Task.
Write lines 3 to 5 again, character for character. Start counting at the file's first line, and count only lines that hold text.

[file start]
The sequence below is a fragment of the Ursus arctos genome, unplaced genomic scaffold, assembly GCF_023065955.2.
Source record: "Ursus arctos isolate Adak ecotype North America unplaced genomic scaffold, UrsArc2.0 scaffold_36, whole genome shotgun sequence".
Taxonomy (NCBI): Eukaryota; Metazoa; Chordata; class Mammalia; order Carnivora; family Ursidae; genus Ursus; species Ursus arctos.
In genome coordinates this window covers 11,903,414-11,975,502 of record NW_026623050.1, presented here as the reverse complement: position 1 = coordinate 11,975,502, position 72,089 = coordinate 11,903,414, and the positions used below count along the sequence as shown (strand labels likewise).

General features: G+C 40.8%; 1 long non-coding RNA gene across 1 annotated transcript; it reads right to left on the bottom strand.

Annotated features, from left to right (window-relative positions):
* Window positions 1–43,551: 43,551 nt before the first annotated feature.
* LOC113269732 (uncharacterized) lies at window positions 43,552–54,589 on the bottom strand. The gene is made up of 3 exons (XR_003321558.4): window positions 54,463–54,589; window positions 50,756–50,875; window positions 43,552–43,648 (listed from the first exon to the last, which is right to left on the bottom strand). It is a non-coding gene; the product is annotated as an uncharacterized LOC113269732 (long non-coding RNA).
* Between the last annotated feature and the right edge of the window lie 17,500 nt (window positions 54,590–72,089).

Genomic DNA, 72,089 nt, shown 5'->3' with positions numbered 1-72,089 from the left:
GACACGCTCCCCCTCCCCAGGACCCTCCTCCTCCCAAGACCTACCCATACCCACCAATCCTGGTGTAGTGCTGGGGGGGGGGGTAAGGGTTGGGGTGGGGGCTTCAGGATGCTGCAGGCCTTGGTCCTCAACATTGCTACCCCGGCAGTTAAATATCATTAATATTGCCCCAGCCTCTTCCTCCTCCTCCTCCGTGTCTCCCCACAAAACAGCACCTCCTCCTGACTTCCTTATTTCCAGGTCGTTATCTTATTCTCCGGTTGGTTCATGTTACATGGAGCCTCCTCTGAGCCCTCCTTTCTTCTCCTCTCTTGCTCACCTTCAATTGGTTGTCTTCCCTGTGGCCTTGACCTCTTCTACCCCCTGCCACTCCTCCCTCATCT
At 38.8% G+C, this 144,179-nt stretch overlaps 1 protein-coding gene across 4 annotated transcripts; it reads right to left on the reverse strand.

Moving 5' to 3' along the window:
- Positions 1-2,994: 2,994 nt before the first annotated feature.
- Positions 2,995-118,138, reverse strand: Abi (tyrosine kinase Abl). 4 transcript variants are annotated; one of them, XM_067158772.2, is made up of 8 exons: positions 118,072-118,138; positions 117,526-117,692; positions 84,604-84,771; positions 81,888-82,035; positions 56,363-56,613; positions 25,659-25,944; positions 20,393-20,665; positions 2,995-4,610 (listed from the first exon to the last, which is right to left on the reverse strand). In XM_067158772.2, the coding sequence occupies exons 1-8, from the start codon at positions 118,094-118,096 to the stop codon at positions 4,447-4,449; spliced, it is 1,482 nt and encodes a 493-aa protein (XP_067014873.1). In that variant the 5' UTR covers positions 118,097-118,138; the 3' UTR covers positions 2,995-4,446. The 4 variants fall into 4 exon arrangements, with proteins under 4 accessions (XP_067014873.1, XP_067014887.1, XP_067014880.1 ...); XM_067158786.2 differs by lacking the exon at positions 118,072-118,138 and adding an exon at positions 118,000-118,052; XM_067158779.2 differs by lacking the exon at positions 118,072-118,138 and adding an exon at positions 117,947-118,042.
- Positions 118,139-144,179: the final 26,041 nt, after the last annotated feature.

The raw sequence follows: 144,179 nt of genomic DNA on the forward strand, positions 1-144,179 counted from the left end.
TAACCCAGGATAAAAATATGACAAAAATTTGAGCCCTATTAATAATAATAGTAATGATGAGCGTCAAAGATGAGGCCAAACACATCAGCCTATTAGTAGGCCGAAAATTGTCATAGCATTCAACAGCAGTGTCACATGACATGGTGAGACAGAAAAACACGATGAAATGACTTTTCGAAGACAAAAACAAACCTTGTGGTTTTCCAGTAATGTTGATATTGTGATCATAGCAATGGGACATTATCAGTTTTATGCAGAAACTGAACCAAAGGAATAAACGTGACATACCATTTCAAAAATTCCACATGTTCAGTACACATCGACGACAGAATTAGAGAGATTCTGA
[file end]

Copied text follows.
Taxonomy (NCBI): Eukaryota; Metazoa; Chordata; class Mammalia; order Carnivora; family Ursidae; genus Ursus; species Ursus arctos.
In genome coordinates this window covers 11,903,414-11,975,502 of record NW_026623050.1, presented here as the reverse complement: position 1 = coordinate 11,975,502, position 72,089 = coordinate 11,903,414, and the positions used below count along the sequence as shown (strand labels likewise).

General features: G+C 40.8%; 1 long non-coding RNA gene across 1 annotated transcript; it reads right to left on the bottom strand.